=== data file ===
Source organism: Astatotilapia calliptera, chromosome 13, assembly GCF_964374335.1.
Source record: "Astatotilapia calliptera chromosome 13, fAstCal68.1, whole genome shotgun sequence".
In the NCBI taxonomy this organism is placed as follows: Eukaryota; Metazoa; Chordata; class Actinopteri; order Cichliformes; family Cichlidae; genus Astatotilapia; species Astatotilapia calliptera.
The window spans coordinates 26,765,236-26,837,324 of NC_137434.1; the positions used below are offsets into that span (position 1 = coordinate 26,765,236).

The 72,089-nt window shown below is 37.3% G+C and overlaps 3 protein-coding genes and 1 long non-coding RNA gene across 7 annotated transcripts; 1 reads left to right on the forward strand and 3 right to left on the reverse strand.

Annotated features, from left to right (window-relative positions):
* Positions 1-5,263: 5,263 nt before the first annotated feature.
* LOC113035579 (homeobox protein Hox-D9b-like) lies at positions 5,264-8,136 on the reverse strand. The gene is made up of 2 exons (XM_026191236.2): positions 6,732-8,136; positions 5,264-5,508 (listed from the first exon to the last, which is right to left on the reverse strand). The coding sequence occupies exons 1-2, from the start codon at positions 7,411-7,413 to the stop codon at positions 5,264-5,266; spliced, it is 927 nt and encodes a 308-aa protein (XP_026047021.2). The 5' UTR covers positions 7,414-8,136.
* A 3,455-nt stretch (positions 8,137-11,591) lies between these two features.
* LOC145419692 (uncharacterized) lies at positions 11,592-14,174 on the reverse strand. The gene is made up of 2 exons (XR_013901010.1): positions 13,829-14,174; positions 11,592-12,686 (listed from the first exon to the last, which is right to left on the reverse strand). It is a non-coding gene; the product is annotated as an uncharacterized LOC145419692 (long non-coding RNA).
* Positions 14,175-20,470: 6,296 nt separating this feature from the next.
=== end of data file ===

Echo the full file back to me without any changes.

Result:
Source organism: Astatotilapia calliptera, chromosome 13, assembly GCF_964374335.1.
Source record: "Astatotilapia calliptera chromosome 13, fAstCal68.1, whole genome shotgun sequence".
In the NCBI taxonomy this organism is placed as follows: Eukaryota; Metazoa; Chordata; class Actinopteri; order Cichliformes; family Cichlidae; genus Astatotilapia; species Astatotilapia calliptera.
The window spans coordinates 26,765,236-26,837,324 of NC_137434.1; the positions used below are offsets into that span (position 1 = coordinate 26,765,236).

The 72,089-nt window shown below is 37.3% G+C and overlaps 3 protein-coding genes and 1 long non-coding RNA gene across 7 annotated transcripts; 1 reads left to right on the forward strand and 3 right to left on the reverse strand.

Annotated features, from left to right (window-relative positions):
* Positions 1-5,263: 5,263 nt before the first annotated feature.
* LOC113035579 (homeobox protein Hox-D9b-like) lies at positions 5,264-8,136 on the reverse strand. The gene is made up of 2 exons (XM_026191236.2): positions 6,732-8,136; positions 5,264-5,508 (listed from the first exon to the last, which is right to left on the reverse strand). The coding sequence occupies exons 1-2, from the start codon at positions 7,411-7,413 to the stop codon at positions 5,264-5,266; spliced, it is 927 nt and encodes a 308-aa protein (XP_026047021.2). The 5' UTR covers positions 7,414-8,136.
* A 3,455-nt stretch (positions 8,137-11,591) lies between these two features.
* LOC145419692 (uncharacterized) lies at positions 11,592-14,174 on the reverse strand. The gene is made up of 2 exons (XR_013901010.1): positions 13,829-14,174; positions 11,592-12,686 (listed from the first exon to the last, which is right to left on the reverse strand). It is a non-coding gene; the product is annotated as an uncharacterized LOC145419692 (long non-coding RNA).
* Positions 14,175-20,470: 6,296 nt separating this feature from the next.